As someone new to the triathlon scene and has lost 47 pounds in the last 7 months ( 25 more to go), I know being consistent works. It’s very easy for me to say oh, I deserve a break and I have earned it, true I have earned it, but I have also earned the desire to keep going. my coaches ( I train with Full Throttle Endurance, at Chelsea piers in NYC), have doubled down on making sure I and others don’t slack off too much during the off season, because I are just one excuse from going back to my old ways, back from being a current 38 waist and going back to my old 44 waist! Articles like this helps, to get me out of the house to do that slow 5 miler as I think of the next 25lbs to come off.

    Thank you and Happy Thanksgiving.

    John

    Reply
  7. Risa on

    Thanks for the push. As a ‘CTS couple’ we are running together today at a Turkey Trot, before pie! But it is definitely easy to gravitate to the mulled cider over running in rain or locking yourself up in the Pain Cave.

    Reply
  8. Olav on

    6am in Bay Area and I’m doing my 1 hr zone 1 ride and getting. Ready for mt Diablo on Saturday. Got a bit of sniffles. It is 41F outside. So many good stuff reasons to zzzzzz a n but was out of bed at 510am for a cappuccino and trainer session. I’m crazy. I’m an athlete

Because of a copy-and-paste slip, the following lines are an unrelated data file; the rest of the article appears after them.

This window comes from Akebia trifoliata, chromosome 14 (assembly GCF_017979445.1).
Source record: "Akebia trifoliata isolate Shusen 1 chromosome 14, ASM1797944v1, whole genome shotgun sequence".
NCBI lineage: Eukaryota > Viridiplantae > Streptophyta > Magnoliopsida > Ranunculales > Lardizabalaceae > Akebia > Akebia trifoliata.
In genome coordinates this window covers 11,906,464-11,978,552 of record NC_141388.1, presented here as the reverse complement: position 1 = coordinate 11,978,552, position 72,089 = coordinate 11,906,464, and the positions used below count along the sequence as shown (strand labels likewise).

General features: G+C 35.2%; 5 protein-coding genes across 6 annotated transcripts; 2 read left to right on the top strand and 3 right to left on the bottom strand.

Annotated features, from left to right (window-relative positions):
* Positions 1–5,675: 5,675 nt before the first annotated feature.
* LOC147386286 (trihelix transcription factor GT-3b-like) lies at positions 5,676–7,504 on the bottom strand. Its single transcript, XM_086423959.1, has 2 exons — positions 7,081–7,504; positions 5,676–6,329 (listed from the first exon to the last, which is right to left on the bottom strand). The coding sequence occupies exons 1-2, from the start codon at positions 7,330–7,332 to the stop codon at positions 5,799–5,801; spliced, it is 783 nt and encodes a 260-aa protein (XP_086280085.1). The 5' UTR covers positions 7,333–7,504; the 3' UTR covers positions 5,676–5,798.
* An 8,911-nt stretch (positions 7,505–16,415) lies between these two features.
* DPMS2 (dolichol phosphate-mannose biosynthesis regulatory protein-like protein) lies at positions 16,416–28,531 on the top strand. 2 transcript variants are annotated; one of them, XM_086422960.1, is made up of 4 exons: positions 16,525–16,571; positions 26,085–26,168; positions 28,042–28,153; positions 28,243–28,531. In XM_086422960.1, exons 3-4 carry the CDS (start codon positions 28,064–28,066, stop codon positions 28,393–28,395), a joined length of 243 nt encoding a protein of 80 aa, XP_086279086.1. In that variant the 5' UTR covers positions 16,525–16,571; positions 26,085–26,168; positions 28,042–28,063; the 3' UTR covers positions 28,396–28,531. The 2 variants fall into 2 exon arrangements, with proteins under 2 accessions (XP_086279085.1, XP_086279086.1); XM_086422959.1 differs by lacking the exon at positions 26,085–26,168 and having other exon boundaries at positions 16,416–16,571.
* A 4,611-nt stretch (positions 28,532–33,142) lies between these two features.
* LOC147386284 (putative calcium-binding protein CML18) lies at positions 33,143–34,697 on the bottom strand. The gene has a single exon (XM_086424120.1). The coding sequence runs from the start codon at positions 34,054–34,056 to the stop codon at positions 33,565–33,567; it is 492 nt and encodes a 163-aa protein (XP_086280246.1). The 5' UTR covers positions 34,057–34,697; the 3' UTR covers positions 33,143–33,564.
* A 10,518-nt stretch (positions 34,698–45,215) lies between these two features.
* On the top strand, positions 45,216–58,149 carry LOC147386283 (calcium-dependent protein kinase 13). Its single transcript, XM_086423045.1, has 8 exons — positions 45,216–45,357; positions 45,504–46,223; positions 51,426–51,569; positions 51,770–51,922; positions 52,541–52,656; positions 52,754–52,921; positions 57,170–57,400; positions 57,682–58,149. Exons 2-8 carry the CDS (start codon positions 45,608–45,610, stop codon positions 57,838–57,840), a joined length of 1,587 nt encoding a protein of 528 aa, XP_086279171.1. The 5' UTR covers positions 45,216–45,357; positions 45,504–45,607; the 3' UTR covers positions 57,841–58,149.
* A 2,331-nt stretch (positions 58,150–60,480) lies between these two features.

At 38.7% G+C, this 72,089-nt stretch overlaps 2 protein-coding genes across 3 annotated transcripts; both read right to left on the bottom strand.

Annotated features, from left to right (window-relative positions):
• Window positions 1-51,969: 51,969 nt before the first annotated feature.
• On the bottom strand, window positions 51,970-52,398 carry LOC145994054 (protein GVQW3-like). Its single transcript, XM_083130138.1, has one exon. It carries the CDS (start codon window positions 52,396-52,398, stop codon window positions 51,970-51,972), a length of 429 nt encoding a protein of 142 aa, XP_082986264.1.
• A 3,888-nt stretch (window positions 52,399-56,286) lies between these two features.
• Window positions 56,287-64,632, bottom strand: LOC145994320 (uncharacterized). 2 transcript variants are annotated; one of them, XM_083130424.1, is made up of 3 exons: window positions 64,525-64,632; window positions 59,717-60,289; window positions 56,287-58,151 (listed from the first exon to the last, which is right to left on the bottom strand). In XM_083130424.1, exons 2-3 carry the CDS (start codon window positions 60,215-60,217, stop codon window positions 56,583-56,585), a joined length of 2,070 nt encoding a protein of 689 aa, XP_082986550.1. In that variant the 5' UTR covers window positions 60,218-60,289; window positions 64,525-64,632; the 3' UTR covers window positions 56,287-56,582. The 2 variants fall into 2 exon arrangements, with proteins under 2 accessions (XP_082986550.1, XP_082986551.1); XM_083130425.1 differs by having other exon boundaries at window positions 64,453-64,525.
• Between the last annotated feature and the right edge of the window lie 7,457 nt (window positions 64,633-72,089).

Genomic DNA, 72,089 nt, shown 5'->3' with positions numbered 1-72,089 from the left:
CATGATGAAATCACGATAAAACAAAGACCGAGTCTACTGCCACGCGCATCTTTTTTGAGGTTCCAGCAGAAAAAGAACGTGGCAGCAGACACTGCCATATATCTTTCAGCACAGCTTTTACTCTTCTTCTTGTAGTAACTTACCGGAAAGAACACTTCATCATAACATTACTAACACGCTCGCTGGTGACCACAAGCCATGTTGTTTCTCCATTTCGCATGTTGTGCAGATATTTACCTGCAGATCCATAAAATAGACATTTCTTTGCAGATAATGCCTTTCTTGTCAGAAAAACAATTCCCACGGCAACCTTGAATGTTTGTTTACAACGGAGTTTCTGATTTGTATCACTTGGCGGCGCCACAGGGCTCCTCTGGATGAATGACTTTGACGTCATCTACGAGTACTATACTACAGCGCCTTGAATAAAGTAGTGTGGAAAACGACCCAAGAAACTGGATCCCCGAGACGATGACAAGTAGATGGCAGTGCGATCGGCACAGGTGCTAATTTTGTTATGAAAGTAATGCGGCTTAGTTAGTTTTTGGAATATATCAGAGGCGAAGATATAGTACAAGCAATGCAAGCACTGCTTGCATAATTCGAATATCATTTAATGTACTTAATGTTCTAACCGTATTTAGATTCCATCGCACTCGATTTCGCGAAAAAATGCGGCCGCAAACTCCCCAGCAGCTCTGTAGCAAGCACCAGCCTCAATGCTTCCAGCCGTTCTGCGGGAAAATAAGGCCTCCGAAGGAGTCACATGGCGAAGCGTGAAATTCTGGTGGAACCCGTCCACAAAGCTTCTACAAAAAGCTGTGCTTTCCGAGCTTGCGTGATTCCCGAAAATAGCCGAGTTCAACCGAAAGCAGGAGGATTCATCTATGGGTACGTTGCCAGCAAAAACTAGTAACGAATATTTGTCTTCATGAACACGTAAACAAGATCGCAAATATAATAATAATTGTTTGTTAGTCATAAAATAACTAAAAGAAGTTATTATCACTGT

Reply
  9. David Carroza on

    Man do we hate motivational speeches, especially when they’re true and needed.
    I’m up at 0530 getting ready for a 30 miler with a friend half my age who only rides with me on Thanksgiving Day morning.
    He says it makes him thankful he’s not my age.

    Happy Thanksgiving Chris.

    Reply
  10. KDS on

    I’m helping to lead a 30 mile “Turkey Trot” ride this morning and another “Black Friday” one of similar distance tomorrow.

    Reply
  11. Ben on

    So, I was sitting here on the east coast at 7:00Am trying to decide if I should go do the Thanksgiving club ride at 8:00 and this newsletter popped in on my email.. Wasn’t feeling so good this morning and was wavering on maybe not going, until I read ,”Suck it Up and Get It Done.” So, with that in mind, I’m heading out and Thanks for the push!!!
    Ben
    NJ, USA

    Reply
  12. Jim from Farmington, MI on

    Chris, ….your words came as I sit in my kitchen, drinking my cup of coffee trying to conjure up reasons for not jumping on my trainer bike this Thanksgiving morning. There are a lot of things to do before packing up and leaving for the “family get-together”….but I could both. Thanks for the words of encouragement, I needed them. Now I’m going to “get it done”.

    Reply

Leave a Reply

  • (will not be published)